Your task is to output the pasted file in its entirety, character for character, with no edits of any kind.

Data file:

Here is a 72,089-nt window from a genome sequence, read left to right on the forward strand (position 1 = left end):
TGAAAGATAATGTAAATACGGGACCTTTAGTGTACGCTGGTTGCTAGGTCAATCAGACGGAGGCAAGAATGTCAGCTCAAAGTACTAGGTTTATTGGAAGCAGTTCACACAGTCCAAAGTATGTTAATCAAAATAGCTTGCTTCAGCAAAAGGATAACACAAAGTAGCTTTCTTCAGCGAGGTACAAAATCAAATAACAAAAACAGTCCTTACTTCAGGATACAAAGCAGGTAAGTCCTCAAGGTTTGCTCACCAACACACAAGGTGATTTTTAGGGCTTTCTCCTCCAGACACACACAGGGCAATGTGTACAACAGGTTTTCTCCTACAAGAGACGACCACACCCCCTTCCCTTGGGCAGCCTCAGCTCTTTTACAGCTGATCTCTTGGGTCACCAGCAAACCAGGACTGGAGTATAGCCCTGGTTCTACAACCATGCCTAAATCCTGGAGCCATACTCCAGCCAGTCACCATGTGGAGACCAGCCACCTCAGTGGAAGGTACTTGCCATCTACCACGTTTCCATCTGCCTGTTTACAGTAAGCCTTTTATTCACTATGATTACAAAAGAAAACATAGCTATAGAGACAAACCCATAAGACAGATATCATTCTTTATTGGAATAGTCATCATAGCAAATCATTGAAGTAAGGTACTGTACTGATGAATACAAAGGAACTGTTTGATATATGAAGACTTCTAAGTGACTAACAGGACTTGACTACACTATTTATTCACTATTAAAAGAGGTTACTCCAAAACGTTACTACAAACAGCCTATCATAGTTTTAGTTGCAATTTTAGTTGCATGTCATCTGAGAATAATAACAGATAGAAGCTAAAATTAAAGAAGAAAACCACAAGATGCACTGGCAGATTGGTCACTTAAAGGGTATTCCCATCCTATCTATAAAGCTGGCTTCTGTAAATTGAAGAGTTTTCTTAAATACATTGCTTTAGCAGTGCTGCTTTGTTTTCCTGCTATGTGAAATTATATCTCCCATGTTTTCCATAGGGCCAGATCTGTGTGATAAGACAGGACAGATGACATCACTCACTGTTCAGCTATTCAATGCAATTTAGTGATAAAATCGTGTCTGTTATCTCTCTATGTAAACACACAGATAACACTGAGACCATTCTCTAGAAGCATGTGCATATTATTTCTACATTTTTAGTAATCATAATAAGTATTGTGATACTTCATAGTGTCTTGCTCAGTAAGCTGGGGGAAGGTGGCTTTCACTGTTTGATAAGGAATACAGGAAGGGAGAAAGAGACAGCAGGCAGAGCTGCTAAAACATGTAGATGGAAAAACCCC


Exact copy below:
Here is a 72,089-nt window from a genome sequence, read left to right on the forward strand (position 1 = left end):
TGAAAGATAATGTAAATACGGGACCTTTAGTGTACGCTGGTTGCTAGGTCAATCAGACGGAGGCAAGAATGTCAGCTCAAAGTACTAGGTTTATTGGAAGCAGTTCACACAGTCCAAAGTATGTTAATCAAAATAGCTTGCTTCAGCAAAAGGATAACACAAAGTAGCTTTCTTCAGCGAGGTACAAAATCAAATAACAAAAACAGTCCTTACTTCAGGATACAAAGCAGGTAAGTCCTCAAGGTTTGCTCACCAACACACAAGGTGATTTTTAGGGCTTTCTCCTCCAGACACACACAGGGCAATGTGTACAACAGGTTTTCTCCTACAAGAGACGACCACACCCCCTTCCCTTGGGCAGCCTCAGCTCTTTTACAGCTGATCTCTTGGGTCACCAGCAAACCAGGACTGGAGTATAGCCCTGGTTCTACAACCATGCCTAAATCCTGGAGCCATACTCCAGCCAGTCACCATGTGGAGACCAGCCACCTCAGTGGAAGGTACTTGCCATCTACCACGTTTCCATCTGCCTGTTTACAGTAAGCCTTTTATTCACTATGATTACAAAAGAAAACATAGCTATAGAGACAAACCCATAAGACAGATATCATTCTTTATTGGAATAGTCATCATAGCAAATCATTGAAGTAAGGTACTGTACTGATGAATACAAAGGAACTGTTTGATATATGAAGACTTCTAAGTGACTAACAGGACTTGACTACACTATTTATTCACTATTAAAAGAGGTTACTCCAAAACGTTACTACAAACAGCCTATCATAGTTTTAGTTGCAATTTTAGTTGCATGTCATCTGAGAATAATAACAGATAGAAGCTAAAATTAAAGAAGAAAACCACAAGATGCACTGGCAGATTGGTCACTTAAAGGGTATTCCCATCCTATCTATAAAGCTGGCTTCTGTAAATTGAAGAGTTTTCTTAAATACATTGCTTTAGCAGTGCTGCTTTGTTTTCCTGCTATGTGAAATTATATCTCCCATGTTTTCCATAGGGCCAGATCTGTGTGATAAGACAGGACAGATGACATCACTCACTGTTCAGCTATTCAATGCAATTTAGTGATAAAATCGTGTCTGTTATCTCTCTATGTAAACACACAGATAACACTGAGACCATTCTCTAGAAGCATGTGCATATTATTTCTACATTTTTAGTAATCATAATAAGTATTGTGATACTTCATAGTGTCTTGCTCAGTAAGCTGGGGGAAGGTGGCTTTCACTGTTTGATAAGGAATACAGGAAGGGAGAAAGAGACAGCAGGCAGAGCTGCTAAAACATGTAGATGGAAAAACCCC